But if you’re asking me whether circumcision as a means of inhibiting the sexual impulse is specifically Jewish, I would say not.
Anthropologically speaking, it isn’t primarily about sex anyway, except in so far as all initiation ceremonies are about sex. It’s about cutting the apron strings. What is Jewish is interpreting the circumcision rite in the way Maimonides does. It’s he — the medieval Jewish philosopher — who would wish us to be more restrained and imagines circumcision as the instrument. But I have to tell you it has never worked on me.
And did not work on me either.
I haven’t finished this book but I have read enough to say that it has no place on the Booker longlist. It is dreadful. I don’t rubbish books on this site, but this is one that deserves the full rubbishing. And if you want to read a novel about being Jewish, Philip Roth has more than a dozen that are better than this one.
Let’s start with the original conceit from the author –“Finkler” is the name of one of the central characters, but the narrator uses it as a handy alternative to “Jewish”. Would you have bought this book if it was called “The Jewish Question”? Probably not, and if that was your interest, there are far better alternatives. If you are Jewish, you would be embarrassed by the convention; if you are not (that would be me), it verges on the painful.
Jacobson “frames” his book with three characters. Libor is in his 90s, Jewish and his wife has just died — he is in heavy mourning. Finkler (yes, he represents everything that is Jewish) is a generation behind — a successful “philosopher”, he is the CNN version of success in our time, he is the spokesperson for ASHamed Jews. Treslove is the third, currently earning his living by hiring himself out to parties as a “double” — Brad Pitt or whatever.
Treslove “wants” to be Jewish. Libor, ready to die, is happy in his circumstances. Finkler exploits his background. Duh?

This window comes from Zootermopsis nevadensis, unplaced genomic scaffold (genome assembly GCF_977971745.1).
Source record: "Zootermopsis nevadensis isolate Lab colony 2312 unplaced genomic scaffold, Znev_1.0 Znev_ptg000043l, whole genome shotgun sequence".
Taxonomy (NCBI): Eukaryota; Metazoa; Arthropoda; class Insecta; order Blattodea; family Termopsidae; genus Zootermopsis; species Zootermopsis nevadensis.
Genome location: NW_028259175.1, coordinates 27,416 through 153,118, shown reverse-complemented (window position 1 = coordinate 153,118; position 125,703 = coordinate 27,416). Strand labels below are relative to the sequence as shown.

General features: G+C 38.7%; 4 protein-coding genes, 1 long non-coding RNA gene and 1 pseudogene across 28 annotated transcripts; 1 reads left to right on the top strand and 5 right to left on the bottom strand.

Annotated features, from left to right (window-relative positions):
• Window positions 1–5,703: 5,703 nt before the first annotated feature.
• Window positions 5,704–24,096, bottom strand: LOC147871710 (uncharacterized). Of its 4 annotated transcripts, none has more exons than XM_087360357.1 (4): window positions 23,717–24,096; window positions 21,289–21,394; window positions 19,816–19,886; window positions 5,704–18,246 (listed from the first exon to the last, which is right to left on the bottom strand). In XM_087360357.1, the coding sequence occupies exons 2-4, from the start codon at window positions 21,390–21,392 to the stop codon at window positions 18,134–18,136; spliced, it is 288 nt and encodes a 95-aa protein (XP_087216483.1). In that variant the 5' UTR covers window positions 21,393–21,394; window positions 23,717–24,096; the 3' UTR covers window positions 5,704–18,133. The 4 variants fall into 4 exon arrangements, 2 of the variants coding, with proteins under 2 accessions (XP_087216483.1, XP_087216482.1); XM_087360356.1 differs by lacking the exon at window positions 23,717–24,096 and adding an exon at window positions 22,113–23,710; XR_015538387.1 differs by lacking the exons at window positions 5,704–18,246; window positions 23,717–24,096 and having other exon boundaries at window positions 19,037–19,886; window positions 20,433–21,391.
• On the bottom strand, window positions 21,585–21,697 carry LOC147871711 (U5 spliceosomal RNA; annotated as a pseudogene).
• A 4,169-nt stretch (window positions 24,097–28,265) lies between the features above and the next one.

I would like to say there is more to this book, but there is not. The three characters wander along, we have incidents of alleged anti-Semitism, there is quite a bit of not very good sex, and a lot of thoughts about being Jewish, none of which are useful to those of us who are not. I am not a religious person and admit I react badly to fiction about religion — perhaps this book’s greatest strength is that I felt badly for any Jew that it has been published.
When I don’t like a book, one of the first things I do is consider who might like it. I cannot imagine who would find value in this book — and if you do, please say why in the comments. And I have not read the last 100 pages, so if there is something there that I missed, please let me know.
What bothers me more than anything else is that this is the only Bloomsbury Press book that made the longlist. The jury thinks that it is better than Even The Dogs? Or The Memory of Love? Or Chef?
And all of those are from the same publisher. What on earth was this hapless jury thinking?
Regular visitors here know that I have found few books this year that I think are worthy of the Booker. But I must say, after dredging my way through two thirds of this dreadful novel, I have to wonder about the qualifications of this year’s jury crew. So far, I’d say their performance is approaching the down-side of hopeless. It isn’t that there have not been great books — they have just failed to see them.
EDIT: I promised to go back to The Finkler Question if it made the shortlist and I have — and this time I did get to the end. While I will say that my original post was perhaps a trifle excessive, I can’t say that my overall opinion has changed much.
Those who like the novel find its opening funny (and the Booker jury seems to have that opinion) but I did not. Clever, yes, and I can see why some would find it funny — alas the humor passed me by. I can’t help but think that that affected my judgement of the rest of the book. I found the latter half cumbersome and tedious. Jacobson does develop his three characters, but I was not very interested in any of them. Despite not finding the humor, his set-up of the three had potential for me, but it was not realized. Instead, the back half of the book read more like a lecture.
Certainly, it is not the first time I have been out of step with a Booker jury on a shortlist book. And I don’t think it will be the last.